BitterSweet

An Obsession with All Things Handmade and Home-Cooked


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Copper-Plated

All that glitters isn’t gold, but if you’re lucky, it might just be copper. If that sounds like a bum deal at first glance, then you haven’t yet experienced the glory of copper cookware. Renowned for its ability to retain heat and distribute it evenly across the surface of any food, not to mention its undeniable aesthetic attraction, it’s easy to see why copper is the real gold standard for professional chefs. It’s also about as expensive as 24 karats, which is why these gleaming pans are rarely seen outside of the most elite professional kitchens.

That is, until now. Copper Chef is bringing this beautiful vessel to the masses, in gleaming non-stick square pans that boast incredible versatility far beyond the traditional format. The catch is that they’re not actually copper through and throught; copper-coated aluminum with a steel induction plate is a more accurate, albeit less alluring description. Though skeptical of the grand claims made by “As Seen On TV” products, I still couldn’t resist the offer to give them a trial by fire.

No matter what these gleaming pans are made of, color me impressed. With or without a protective layer of oil, not a single thing stuck to the surface, which meant that cleanup afterward was a breeze, too. With capabilities that go far beyond a standard sauté or stir fry, the full set includes a brilliant square stand for steaming, as well as a perfectly fitted mesh basket to facilitate effortless frying. The less traditional square shape may be a detractor for some, but I can only see more opportunities here, as these pans can actually be used as fully functional baking dishes as well. That’s right- You can bake your brownies in the same saucepan that you prepared dinner in! For anyone on a tight spatial budget in a tiny apartment kitchen, the incredible benefits of being able to consolidate pans needs no further explanation.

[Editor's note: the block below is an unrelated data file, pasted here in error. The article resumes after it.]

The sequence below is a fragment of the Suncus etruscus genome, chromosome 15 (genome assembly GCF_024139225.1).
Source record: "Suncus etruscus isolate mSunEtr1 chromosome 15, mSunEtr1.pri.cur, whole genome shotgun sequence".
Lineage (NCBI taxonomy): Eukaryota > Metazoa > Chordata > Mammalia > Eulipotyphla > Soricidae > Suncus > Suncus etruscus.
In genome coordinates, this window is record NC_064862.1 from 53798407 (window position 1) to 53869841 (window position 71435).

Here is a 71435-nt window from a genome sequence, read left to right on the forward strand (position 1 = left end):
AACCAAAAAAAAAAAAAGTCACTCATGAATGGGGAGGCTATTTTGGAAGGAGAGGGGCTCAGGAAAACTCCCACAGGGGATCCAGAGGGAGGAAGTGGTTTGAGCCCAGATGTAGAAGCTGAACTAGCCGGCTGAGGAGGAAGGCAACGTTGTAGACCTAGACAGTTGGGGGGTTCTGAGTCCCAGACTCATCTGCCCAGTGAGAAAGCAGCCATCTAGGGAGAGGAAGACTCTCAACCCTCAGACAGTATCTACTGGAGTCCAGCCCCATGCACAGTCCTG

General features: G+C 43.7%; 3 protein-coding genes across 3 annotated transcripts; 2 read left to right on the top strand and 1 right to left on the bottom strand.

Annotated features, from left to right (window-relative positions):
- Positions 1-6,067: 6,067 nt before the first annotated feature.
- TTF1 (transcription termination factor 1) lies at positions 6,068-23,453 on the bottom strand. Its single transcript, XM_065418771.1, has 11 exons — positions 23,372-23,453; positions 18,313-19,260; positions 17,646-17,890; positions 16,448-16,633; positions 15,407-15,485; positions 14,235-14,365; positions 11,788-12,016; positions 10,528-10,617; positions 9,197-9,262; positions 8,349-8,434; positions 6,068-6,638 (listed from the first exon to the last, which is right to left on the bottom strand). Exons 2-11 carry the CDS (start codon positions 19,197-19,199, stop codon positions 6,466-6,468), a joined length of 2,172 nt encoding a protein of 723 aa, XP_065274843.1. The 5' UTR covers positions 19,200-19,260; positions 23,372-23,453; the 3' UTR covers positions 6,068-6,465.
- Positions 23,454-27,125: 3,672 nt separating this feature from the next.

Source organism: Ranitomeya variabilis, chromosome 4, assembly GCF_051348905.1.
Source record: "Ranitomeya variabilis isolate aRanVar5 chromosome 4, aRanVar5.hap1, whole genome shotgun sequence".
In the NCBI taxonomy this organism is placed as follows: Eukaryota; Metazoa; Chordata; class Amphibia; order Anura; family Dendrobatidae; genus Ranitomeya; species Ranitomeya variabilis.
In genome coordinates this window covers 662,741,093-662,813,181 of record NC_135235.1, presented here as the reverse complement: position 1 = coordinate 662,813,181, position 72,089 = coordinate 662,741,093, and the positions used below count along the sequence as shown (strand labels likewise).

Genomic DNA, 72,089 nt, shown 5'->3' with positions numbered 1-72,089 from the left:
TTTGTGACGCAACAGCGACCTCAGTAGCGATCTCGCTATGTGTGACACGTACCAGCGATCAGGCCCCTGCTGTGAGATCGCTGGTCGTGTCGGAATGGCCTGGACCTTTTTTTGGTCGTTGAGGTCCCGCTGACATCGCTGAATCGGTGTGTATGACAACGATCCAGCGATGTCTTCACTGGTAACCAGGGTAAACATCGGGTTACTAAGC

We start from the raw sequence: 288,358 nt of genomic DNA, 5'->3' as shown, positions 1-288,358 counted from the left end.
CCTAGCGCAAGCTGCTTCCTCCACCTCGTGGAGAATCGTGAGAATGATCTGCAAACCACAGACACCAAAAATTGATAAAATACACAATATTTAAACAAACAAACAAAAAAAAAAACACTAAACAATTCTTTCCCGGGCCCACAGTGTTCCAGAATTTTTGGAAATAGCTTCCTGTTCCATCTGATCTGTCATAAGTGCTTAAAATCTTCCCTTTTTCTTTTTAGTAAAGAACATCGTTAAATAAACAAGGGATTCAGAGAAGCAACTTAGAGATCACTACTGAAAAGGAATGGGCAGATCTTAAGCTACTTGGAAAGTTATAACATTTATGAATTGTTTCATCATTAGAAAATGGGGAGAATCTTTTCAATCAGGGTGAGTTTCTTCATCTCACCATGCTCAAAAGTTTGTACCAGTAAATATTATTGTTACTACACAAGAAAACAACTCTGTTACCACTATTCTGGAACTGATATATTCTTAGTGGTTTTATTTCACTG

Almost as soon as I got my hands on this lovely cookware, I knew exactly how to put them to the test: baked mac and cheese. Not just any stove top instant mac, of course, but a fully baked, one-pot rendition, completed with only the Copper Chef pan in service. Turns out that my trial was no challenge at all, resulting in a beautifully baked slab of cheesy, gooey mac and cheese with a crisp breadcrumb crust on top after the first attempt. Looking back on it even now, it seems absurd that it could have been so easy; no boiling or draining water, no transferring slippery noodles into a casserole dish, no whisking sauce separately with all burners firing.